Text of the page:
What’s a T4 test?
Some of your T4 exists as free T4. This means it hasn’t bonded to protein in your blood. This is the type available for use by your body and tissues. However, most of the T4 in your bloodstream is bonded to protein.
Because T4 exists in two forms in your body, there are two kinds of T4 tests: a total T4 test and a free T4 test.
A total T4 test measures the T4 that’s bonded to protein along with any free T4. A free T4 test measures only the free T4 in your blood. Because free T4 is what’s available to your body for use, a free T4 test is often preferred over a total T4 test.
Your doctor may order a T4 test if a thyroid-stimulating hormone (TSH) test has come back with abnormal results. A T4 test will help your doctor determine what type of problem is affecting your thyroid.
Some disorders that affect thyroid function include:
- hyperthyroidism, or overactive thyroid
- hypothyroidism, or underactive thyroid
- hypopituitarism, or underactive pituitary gland
Your doctor may suspect that one of these conditions is present if you have symptoms such as:
- eye issues, like dryness, irritation, puffiness, and bulging
- skin dryness or skin puffiness
- hair loss
- hand tremors
- changes in heart rate
- changes in blood pressure
You may also experience more general symptoms, such as:
- weight changes
- difficulty sleeping or insomnia
- fatigue and weakness
- intolerance to cold
- sensitivity to light
- menstrual irregularity
Sometimes, your doctor may also order other thyroid tests (like T3 or TSH) after you have a T4 test.
TSH, or thyroid-stimulating hormone, comes from the pituitary gland. It stimulates your thyroid to release both T3 and T4. Performing one or both of these other tests may help your doctor gain a better understanding of your thyroid problem.
In some cases, your doctor may perform one or more of these tests to help assess whether a known thyroid issue is improving.
A number of drugs can interfere with your T4 levels, especially total T4, so it’s important to tell your doctor what medications you’re taking. You may need to temporarily stop taking certain drugs before the test to help ensure accurate results.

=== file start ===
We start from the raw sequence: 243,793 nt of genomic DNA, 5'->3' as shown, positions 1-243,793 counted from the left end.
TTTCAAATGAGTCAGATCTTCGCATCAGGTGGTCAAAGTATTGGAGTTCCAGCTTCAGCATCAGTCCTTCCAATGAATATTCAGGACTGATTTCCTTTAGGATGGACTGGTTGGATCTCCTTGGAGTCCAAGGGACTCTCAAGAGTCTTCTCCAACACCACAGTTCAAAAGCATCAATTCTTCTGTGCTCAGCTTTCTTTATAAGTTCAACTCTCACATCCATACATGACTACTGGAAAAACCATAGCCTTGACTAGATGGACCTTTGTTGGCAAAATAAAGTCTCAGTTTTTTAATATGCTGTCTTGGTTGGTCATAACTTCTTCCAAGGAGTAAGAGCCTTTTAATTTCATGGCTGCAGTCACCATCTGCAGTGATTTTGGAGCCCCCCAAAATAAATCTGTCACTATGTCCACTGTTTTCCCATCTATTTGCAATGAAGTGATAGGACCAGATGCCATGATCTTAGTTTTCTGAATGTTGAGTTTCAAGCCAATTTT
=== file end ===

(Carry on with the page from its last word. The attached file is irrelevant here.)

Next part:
It’s also important to let your doctor know if you may be pregnant.
Medications that can affect your T4 levels include:
- drugs that contain hormones, such as androgen, estrogen, and birth control pills
- drugs designed to affect your thyroid or treat thyroid conditions
- some drugs designed to treat cancer
These aren’t the only drugs that can affect your results. Make sure to tell your doctor about all medications, as well as any herbal supplements, you use.
A healthcare provider will collect your blood into a tube or vial and send it to a lab for testing.
Typical results for the total T4 test in adults generally range from 5.0 to 12.0 micrograms per deciliter (μg/dL). Results for children vary based on age. Talk to your doctor about the normal ranges expected for your child. There may also be some variation between labs.
Typical results in adults for the free T4 test generally range from 0.8 to 1.8 nanograms per deciliter (ng/dL). Like total T4 in adults, free T4 also varies in children according to age.
As with any test result, if it falls outside the expected range, talk to your doctor about what the results may mean in regards to your own personal health condition.
Because T4 isn’t the only hormone involved in thyroid function, a normal result on this test could still mean there’s a thyroid problem.
For example, your T4 results could fall into a normal range, but your T3 results could be abnormal. This can be particularly true in cases of an overactive thyroid.
You can also order an at-home thyroid test to measure T4 levels.
An abnormal result on the T4 test alone may not give your doctor enough information to fully understand or diagnose your condition. They may also need to consider the results of T3 and TSH levels for a more complete picture.
Pregnancy can also affect your T4 levels. If your T4 levels are abnormal but you’re pregnant, your doctor may order further testing.
Abnormally high test results
Other reasons for abnormal results may include:
- high levels of protein in the blood
- too much iodine
- too much thyroid replacement medication
- trophoblastic disease, a group of rare pregnancy related tumors
- germ cell tumors
Too much iodine can raise your T4 levels. Because X-ray dyes can include iodine, a recent X-ray involving dye may also raise your T4 test results.
Abnormally low test results
Abnormally low levels of T4 may indicate:
A T4 test has no specific risks. Risks include those present whenever you have your blood drawn.
In rare cases, you may experience a complication, such as:
- an inflamed vein
- an infection
- excessive bleeding
More commonly, you may feel pain or discomfort during the blood draw. You may also bleed slightly after the needle is removed. You may develop a small bruise around the puncture site.
A T4 test is a blood test that helps your doctor identify problems with your thyroid. It’s a low risk procedure that’s often used with other blood tests, including a T3 test and a TSH test.
If you’re preparing for a T4 test, make sure to tell your doctor about all medications and supplements you’re taking, any known thyroid conditions, and if you’re pregnant. This will ensure the most accurate interpretation of the test results.